|System: PS2, DS, PS3, X360, PC||Review Rating Legend|
|Dev: Avalanche Software||1.0 - 1.9 = Avoid||4.0 - 4.4 = Great|
|Pub: Disney Interactive Studios||2.0 - 2.4 = Poor||4.5 - 4.9 = Must Buy|
|Release: Nov. 18, 2008||2.5 - 2.9 = Average||5.0 = The Best|
|Players: 1||3.0 - 3.4 = Fair|
|ESRB Rating: Everyone||3.5 - 3.9 = Good|
by Joseph Catalanotto
Disney has recently released the movie Bolt, and it's what you'd probably expect: a very warm, fuzzy animated movie obviously geared toward kids. With every such movie, the next logical step on Disney's part is to quickly release a partner video game, typically a cheap cash-in released on as many platforms as possible designed simply to get some uninformed parents to pick up the game for a child's birthday or, in this case, the holiday season.
Unfortunately, Bolt pretty much follows that formula to the letter. While there are some occasional standout characteristics that gave me a little hope for this game, for the most part it's an extremely formulaic, over-simplified action game with no depth and lots of repetition.
I mentioned there are a few notable aspects of this game, and the first is the way the story is set up. Most licensed games simply rehash the plot of the movie, but Bolt does things a little differently. In order to give players (who the development team assumes have seen the movie) some fresh content, the plot is merely based off that of the movie.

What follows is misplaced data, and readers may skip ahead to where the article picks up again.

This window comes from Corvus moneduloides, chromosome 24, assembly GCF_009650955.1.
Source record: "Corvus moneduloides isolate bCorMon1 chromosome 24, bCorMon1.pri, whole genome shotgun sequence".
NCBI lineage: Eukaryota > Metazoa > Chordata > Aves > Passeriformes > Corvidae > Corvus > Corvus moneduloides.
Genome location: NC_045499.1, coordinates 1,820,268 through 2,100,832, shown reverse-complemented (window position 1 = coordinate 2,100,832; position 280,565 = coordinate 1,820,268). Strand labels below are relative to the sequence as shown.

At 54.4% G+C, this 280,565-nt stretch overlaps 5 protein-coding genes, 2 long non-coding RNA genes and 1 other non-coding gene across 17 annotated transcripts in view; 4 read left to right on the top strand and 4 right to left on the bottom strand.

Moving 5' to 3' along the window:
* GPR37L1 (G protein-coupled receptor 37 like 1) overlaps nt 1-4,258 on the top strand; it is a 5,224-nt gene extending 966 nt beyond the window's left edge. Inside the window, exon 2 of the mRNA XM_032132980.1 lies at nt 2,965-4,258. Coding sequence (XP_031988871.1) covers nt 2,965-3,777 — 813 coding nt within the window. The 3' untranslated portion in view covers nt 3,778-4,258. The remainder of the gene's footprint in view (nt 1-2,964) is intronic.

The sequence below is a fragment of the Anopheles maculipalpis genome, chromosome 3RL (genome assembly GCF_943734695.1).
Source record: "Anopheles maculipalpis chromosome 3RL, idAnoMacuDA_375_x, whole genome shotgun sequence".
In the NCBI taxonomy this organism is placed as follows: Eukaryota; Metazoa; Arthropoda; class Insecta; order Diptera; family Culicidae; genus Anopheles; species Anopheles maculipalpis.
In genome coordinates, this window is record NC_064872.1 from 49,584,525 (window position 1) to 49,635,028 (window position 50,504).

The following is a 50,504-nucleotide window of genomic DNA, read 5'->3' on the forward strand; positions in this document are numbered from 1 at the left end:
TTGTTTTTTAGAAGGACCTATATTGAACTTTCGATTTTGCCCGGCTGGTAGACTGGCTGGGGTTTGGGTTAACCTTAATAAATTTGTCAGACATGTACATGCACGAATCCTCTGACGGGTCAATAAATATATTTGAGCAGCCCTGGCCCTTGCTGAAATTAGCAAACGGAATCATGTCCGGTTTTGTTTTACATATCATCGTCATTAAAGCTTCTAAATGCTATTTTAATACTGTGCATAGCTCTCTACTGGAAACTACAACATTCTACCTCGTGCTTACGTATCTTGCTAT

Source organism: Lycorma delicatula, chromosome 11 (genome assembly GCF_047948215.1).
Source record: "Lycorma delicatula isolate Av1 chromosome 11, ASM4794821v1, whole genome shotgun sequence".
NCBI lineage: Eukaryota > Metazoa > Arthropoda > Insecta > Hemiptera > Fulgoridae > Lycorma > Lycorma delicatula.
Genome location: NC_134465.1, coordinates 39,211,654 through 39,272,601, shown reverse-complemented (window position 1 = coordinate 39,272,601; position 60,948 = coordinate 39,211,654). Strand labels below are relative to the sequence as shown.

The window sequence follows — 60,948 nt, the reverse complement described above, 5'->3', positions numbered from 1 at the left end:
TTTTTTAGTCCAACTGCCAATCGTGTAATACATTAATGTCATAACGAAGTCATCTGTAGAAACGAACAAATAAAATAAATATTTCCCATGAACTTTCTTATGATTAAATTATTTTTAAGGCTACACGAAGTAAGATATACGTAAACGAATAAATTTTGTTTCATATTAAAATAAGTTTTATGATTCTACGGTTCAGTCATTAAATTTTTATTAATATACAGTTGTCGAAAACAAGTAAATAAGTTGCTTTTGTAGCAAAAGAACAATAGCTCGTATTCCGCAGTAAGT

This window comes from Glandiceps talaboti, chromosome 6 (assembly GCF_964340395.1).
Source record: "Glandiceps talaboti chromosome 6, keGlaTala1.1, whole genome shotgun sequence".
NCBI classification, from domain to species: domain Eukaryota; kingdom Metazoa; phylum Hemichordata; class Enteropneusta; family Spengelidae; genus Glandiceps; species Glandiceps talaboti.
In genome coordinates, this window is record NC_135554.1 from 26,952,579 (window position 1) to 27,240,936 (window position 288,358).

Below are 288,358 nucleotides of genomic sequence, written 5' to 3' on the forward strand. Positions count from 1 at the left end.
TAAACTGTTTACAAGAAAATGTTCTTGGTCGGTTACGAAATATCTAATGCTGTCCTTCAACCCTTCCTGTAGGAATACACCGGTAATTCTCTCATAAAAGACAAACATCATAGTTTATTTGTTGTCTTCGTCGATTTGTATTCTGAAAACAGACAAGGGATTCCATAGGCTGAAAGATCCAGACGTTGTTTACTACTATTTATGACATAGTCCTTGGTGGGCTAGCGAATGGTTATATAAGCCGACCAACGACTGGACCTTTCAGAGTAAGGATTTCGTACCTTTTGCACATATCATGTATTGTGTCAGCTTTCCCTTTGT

In Bolt, there is a TV show staring the game's titular hero. The movie itself is all about the animal actor and his adventures outside of this TV show, but the game follows the plot of the fictional TV show. It's a fairly clever use of a pre-existing plot device. But, aside from being creative, there's not a whole lot to say about Bolt's story. Bolt and Penny work together to defeat Calico, a typical villain with a nefarious plan up his sleeve. The story is not at all engaging and the storytelling is no better.
Actual gameplay is divided between Bolt and Penny, and neither section is particularly fun. The portions of the game where you play as Bolt are focused on combat and, as a result, are extremely monotonous. Bolt does have a few special attacks that are kind of fun such as his Sonic Bark, but your use of these attacks depends on your energy bar; consequently, most of your fighting will be made up of Bolt's regular attacks.
This wouldn't be such a huge deal, except for the fact that there are a lot of enemies to fight. You'll be using Bolt's standard, generic attacks to take down the majority of these baddies, so it should be easy to see why combat becomes so repetitive. Even Bolt's special attacks aren't that complex; when there's this much emphasis on combat in a game, there needs to be some added depth or complexity to keep things interesting. Sadly, there's absolutely none in Bolt.
The sections where you play as Penny, on the other hand, are more focused on platforming and stealth. At first, I was actually pretty impressed by these parts of the game. The stealth sections initially showed some promise; sneaking around guards in order to achieve objectives was cool. But then I came to the unfortunate conclusion that, when I was found out, I could easily take out guards. In fact, taking them out once they found me was easier than sneaking around them. What the heck? A stealth game where stealth is completely unnecessary is a good example of a game that successfully undermines its most promising gameplay feature.